Breaking Through Invisible Barriers

When I was a boy, I used to enjoy going to local county fair to see the flea circus. I couldn’t comprehend, at first, how those tiny fleas could be trained to hop and jump around on miniature trampolines and trapezes and not leap out of their little arenas that had no roofs. I found out from the man who put on the show that he kept the fleas in a cardboard shoebox with a lid on it with pinpricked holes so the fleas could breathe. Fleas normally can jump to a height of several feet; however the “circus” fleas continually hit the box lid and soon learned that six inches was their maximum limit. When the lid was removed, because they had been trained to lower their expectations, they didn’t even attempt to jump out of their circus arena.

We humans certainly are more intelligent than fleas, but similar behavior patterns seem to be consistent no matter the species. We observe role models. We imitate their behavior. Through repetition, the imitation becomes habitual like brushing our teeth or driving our cars. If the feedback is negative and painful, we reinforce our failed attempts and settle for mediocrity. If the feedback is positive, we are motivated to try a different approach and keep reaching for our highest aspirations.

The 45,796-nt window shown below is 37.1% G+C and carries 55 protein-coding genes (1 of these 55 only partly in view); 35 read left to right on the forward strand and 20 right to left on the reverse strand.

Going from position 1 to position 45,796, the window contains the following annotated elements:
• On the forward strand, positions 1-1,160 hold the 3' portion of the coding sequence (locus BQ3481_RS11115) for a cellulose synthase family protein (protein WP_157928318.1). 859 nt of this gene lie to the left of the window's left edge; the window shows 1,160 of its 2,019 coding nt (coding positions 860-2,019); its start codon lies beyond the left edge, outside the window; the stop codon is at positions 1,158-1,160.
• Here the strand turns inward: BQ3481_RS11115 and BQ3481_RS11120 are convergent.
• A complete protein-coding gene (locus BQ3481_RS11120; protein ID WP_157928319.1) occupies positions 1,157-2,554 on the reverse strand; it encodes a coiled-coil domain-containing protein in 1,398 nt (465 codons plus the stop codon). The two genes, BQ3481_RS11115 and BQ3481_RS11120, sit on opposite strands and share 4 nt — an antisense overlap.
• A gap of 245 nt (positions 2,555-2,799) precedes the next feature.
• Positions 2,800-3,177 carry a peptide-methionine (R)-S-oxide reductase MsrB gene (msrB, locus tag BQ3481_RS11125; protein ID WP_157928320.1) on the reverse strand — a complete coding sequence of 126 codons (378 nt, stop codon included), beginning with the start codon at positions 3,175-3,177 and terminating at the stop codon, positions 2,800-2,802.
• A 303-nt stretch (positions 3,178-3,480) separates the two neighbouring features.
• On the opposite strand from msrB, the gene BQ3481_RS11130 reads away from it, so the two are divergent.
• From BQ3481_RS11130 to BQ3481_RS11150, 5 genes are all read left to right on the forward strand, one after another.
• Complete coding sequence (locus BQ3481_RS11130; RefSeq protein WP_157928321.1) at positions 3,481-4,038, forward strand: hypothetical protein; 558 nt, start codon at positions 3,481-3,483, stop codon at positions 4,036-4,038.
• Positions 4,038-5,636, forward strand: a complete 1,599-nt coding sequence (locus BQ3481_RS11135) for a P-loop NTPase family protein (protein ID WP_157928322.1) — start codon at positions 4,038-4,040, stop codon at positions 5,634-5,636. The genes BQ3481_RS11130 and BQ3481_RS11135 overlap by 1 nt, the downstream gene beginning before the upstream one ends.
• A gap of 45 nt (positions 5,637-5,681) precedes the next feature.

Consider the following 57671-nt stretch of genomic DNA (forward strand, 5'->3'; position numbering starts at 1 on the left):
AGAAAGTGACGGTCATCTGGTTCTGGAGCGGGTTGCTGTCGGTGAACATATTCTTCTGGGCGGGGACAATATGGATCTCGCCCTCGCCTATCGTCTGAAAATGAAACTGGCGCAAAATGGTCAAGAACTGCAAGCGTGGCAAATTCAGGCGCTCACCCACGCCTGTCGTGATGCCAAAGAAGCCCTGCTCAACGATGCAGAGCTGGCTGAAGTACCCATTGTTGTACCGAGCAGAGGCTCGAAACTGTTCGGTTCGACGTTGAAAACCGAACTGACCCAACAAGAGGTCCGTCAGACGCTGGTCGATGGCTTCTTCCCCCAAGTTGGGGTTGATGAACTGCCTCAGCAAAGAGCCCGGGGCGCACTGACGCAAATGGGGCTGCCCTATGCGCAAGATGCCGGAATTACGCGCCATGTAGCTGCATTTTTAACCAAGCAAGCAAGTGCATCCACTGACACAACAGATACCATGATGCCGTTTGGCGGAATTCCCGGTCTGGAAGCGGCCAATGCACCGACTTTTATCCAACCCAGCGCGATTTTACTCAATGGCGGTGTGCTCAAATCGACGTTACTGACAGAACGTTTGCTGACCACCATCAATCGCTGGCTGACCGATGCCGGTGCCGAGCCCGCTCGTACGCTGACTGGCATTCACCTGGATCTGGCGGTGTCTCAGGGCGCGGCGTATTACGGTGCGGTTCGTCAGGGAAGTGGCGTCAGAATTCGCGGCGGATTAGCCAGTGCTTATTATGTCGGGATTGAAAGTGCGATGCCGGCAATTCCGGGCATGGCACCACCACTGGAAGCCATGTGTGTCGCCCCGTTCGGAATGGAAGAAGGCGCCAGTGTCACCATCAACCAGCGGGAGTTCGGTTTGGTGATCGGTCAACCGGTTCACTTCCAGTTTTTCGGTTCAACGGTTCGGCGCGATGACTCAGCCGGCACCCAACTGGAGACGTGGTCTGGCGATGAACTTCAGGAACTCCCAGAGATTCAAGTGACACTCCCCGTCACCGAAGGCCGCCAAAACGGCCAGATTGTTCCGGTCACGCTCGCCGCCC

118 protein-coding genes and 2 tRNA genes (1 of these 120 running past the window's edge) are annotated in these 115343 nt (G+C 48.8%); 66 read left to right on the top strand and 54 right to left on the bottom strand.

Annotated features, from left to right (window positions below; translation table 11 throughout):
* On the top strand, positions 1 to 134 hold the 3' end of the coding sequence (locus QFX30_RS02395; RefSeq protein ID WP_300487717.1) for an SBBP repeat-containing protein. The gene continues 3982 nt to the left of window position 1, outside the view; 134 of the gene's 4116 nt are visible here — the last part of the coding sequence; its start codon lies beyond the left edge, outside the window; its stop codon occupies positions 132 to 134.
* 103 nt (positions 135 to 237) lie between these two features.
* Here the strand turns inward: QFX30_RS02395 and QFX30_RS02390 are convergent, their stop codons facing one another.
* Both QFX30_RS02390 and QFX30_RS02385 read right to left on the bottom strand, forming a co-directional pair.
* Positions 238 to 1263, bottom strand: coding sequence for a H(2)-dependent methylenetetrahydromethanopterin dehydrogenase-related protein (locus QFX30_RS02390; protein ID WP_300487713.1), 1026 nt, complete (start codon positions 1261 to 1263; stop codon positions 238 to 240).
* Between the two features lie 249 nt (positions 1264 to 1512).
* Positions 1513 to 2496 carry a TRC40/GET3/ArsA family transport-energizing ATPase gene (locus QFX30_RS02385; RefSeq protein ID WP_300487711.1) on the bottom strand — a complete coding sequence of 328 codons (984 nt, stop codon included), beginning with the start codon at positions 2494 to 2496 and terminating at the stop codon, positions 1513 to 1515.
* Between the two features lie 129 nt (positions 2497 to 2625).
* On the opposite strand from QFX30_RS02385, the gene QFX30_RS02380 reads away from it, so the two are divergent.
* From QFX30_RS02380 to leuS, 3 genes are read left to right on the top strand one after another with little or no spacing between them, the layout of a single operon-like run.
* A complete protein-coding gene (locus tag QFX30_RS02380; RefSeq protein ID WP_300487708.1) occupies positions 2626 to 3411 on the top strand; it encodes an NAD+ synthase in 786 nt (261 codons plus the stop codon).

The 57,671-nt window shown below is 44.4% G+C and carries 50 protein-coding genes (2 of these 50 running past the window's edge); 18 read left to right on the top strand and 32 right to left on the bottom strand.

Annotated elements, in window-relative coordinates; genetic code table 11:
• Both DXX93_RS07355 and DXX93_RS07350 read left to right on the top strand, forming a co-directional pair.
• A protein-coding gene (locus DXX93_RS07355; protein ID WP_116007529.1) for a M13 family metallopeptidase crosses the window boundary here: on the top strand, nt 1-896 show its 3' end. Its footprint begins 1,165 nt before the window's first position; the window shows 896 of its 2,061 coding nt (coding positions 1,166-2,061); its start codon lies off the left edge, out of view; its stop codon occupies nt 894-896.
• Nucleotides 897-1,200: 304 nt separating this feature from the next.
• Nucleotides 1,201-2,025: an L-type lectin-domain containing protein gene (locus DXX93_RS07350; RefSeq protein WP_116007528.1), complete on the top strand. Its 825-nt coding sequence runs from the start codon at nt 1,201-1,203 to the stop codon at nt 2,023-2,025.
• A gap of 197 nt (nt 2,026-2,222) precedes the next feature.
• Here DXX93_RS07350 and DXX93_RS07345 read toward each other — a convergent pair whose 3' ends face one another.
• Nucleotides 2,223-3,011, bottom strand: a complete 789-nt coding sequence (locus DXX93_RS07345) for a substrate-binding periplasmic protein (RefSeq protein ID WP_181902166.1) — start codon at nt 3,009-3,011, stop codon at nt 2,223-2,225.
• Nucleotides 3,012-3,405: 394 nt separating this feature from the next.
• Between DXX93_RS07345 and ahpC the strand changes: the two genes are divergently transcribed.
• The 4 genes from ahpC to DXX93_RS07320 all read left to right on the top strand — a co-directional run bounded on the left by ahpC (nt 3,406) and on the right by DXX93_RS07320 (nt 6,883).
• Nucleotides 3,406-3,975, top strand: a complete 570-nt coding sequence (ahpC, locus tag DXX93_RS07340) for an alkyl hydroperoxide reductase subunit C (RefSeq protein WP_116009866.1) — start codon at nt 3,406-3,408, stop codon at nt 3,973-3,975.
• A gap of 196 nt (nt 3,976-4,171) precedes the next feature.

Subconscious reflections of past mistakes, fears of future failures, and fear of the unknown tend to act as ceilings or lids on our achievements.

Stanley Cham +6012 30 215 88

www.onenesstraining.com

sc@onenesstraining.com

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